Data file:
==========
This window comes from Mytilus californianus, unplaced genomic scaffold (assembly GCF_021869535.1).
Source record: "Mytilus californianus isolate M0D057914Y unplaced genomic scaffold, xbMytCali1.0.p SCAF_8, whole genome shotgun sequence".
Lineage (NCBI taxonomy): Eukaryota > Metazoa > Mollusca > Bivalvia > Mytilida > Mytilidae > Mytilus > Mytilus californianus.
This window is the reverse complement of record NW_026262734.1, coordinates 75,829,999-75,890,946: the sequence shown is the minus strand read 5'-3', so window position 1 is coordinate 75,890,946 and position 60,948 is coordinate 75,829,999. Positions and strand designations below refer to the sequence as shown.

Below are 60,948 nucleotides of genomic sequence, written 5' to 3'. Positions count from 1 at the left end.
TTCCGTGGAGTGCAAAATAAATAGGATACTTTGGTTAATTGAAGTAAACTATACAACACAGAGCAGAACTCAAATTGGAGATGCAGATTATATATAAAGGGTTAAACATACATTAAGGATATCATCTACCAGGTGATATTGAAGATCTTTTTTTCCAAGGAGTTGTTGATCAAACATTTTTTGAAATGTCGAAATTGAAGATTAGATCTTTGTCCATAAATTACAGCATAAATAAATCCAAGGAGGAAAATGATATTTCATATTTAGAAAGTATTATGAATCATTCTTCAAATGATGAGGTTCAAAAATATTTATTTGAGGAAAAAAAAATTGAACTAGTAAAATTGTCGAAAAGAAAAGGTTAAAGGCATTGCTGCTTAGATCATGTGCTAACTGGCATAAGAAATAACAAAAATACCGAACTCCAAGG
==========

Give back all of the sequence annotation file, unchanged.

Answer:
This window comes from Mytilus californianus, unplaced genomic scaffold (assembly GCF_021869535.1).
Source record: "Mytilus californianus isolate M0D057914Y unplaced genomic scaffold, xbMytCali1.0.p SCAF_8, whole genome shotgun sequence".
Lineage (NCBI taxonomy): Eukaryota > Metazoa > Mollusca > Bivalvia > Mytilida > Mytilidae > Mytilus > Mytilus californianus.
This window is the reverse complement of record NW_026262734.1, coordinates 75,829,999-75,890,946: the sequence shown is the minus strand read 5'-3', so window position 1 is coordinate 75,890,946 and position 60,948 is coordinate 75,829,999. Positions and strand designations below refer to the sequence as shown.

Below are 60,948 nucleotides of genomic sequence, written 5' to 3'. Positions count from 1 at the left end.
TTCCGTGGAGTGCAAAATAAATAGGATACTTTGGTTAATTGAAGTAAACTATACAACACAGAGCAGAACTCAAATTGGAGATGCAGATTATATATAAAGGGTTAAACATACATTAAGGATATCATCTACCAGGTGATATTGAAGATCTTTTTTTCCAAGGAGTTGTTGATCAAACATTTTTTGAAATGTCGAAATTGAAGATTAGATCTTTGTCCATAAATTACAGCATAAATAAATCCAAGGAGGAAAATGATATTTCATATTTAGAAAGTATTATGAATCATTCTTCAAATGATGAGGTTCAAAAATATTTATTTGAGGAAAAAAAAATTGAACTAGTAAAATTGTCGAAAAGAAAAGGTTAAAGGCATTGCTGCTTAGATCATGTGCTAACTGGCATAAGAAATAACAAAAATACCGAACTCCAAGG